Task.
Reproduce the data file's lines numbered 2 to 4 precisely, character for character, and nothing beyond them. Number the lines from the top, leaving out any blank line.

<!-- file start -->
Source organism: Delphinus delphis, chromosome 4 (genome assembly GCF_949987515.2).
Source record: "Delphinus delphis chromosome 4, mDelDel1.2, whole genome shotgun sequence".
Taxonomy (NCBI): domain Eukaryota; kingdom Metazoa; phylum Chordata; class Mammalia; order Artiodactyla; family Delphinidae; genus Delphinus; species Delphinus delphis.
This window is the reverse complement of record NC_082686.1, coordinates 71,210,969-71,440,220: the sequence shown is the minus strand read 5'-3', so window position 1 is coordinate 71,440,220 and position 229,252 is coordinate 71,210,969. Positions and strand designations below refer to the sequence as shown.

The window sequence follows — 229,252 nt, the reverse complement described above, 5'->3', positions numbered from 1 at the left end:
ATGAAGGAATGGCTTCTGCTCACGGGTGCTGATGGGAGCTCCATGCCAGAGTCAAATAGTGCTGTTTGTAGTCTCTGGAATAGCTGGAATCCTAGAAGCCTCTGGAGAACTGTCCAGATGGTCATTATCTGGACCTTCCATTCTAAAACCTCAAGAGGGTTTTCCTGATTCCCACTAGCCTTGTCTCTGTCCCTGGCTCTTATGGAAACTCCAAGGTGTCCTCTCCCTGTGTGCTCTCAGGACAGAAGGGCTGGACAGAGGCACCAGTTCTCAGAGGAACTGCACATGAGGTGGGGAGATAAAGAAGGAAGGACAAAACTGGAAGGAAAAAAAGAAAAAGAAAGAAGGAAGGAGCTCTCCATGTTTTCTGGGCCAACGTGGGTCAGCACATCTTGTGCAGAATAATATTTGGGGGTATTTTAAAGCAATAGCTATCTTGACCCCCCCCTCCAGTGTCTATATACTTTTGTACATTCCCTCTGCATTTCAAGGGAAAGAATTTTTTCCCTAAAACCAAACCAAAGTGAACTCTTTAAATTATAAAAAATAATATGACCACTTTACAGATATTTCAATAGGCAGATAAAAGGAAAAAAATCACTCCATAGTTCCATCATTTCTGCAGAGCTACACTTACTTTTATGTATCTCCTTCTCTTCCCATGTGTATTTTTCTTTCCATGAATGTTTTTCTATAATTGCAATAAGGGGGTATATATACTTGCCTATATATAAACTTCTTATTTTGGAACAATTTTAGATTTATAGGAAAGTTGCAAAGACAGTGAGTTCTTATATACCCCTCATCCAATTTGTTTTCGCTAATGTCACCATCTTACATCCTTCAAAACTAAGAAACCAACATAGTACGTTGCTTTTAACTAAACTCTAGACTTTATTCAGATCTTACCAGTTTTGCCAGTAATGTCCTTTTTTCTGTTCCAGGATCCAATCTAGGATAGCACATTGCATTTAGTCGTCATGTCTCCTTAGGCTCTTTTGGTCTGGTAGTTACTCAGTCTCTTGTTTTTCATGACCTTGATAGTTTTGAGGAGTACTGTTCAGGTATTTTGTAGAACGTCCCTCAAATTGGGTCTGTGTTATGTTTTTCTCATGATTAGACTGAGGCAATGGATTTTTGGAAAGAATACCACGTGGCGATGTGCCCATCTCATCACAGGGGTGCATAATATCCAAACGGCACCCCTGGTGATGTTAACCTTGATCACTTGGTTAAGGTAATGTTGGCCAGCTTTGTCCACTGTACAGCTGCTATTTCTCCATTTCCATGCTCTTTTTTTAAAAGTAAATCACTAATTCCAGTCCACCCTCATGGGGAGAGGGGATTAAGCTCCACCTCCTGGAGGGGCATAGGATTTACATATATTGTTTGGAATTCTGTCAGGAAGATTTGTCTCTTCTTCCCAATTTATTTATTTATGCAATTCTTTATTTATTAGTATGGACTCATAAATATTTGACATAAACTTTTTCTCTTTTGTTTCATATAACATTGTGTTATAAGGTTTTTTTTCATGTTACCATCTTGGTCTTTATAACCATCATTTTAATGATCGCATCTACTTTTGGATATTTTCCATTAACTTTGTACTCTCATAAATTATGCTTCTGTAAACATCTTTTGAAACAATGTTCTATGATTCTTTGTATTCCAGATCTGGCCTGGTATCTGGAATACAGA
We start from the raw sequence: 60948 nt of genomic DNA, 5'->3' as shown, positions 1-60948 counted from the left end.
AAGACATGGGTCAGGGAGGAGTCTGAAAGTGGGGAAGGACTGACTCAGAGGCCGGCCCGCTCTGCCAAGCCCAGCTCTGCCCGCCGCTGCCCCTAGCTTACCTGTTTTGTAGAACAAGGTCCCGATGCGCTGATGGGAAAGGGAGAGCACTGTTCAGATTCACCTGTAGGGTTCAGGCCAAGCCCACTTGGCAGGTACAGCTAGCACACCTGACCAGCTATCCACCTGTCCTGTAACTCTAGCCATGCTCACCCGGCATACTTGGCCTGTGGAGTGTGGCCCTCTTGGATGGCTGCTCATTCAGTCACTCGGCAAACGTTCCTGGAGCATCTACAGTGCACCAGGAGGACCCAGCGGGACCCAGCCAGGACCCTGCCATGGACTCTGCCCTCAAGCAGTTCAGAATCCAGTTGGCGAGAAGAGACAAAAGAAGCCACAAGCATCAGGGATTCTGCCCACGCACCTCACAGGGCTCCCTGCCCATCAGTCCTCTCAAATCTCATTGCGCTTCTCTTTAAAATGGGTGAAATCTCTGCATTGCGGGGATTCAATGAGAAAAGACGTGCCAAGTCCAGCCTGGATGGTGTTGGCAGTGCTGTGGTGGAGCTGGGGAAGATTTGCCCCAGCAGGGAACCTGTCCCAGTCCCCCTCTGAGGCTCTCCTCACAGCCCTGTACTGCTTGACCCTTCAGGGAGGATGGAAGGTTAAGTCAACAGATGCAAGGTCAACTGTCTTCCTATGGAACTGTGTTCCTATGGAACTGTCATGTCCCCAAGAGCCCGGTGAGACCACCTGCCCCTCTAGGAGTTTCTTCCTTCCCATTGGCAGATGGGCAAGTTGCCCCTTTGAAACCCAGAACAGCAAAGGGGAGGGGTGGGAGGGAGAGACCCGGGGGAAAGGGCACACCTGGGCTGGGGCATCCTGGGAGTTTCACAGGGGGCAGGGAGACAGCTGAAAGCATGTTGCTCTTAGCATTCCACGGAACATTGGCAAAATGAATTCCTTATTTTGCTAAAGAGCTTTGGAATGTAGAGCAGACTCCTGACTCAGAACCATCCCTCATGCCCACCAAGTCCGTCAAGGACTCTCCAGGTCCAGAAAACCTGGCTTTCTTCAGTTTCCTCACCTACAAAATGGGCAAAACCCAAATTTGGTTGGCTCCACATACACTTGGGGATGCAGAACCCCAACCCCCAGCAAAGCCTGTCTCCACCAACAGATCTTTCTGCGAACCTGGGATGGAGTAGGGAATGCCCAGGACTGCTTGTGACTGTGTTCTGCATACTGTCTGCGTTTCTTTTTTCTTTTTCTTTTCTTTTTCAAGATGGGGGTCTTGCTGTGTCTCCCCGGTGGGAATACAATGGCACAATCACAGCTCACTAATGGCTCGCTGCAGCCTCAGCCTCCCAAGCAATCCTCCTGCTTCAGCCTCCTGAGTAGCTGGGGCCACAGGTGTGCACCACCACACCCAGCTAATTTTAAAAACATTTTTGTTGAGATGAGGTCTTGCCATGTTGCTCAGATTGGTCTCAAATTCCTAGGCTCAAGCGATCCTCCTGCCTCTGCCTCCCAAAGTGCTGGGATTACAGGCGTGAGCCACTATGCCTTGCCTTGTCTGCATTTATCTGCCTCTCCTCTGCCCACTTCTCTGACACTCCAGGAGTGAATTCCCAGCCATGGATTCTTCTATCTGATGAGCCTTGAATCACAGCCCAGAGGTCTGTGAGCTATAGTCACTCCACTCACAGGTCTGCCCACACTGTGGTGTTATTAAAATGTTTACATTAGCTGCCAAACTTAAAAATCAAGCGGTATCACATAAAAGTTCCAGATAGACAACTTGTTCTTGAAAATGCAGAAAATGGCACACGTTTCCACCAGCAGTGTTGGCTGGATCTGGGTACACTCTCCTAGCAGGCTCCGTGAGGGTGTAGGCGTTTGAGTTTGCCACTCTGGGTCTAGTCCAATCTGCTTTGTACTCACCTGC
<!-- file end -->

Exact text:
Source record: "Delphinus delphis chromosome 4, mDelDel1.2, whole genome shotgun sequence".
Taxonomy (NCBI): domain Eukaryota; kingdom Metazoa; phylum Chordata; class Mammalia; order Artiodactyla; family Delphinidae; genus Delphinus; species Delphinus delphis.
This window is the reverse complement of record NC_082686.1, coordinates 71,210,969-71,440,220: the sequence shown is the minus strand read 5'-3', so window position 1 is coordinate 71,440,220 and position 229,252 is coordinate 71,210,969. Positions and strand designations below refer to the sequence as shown.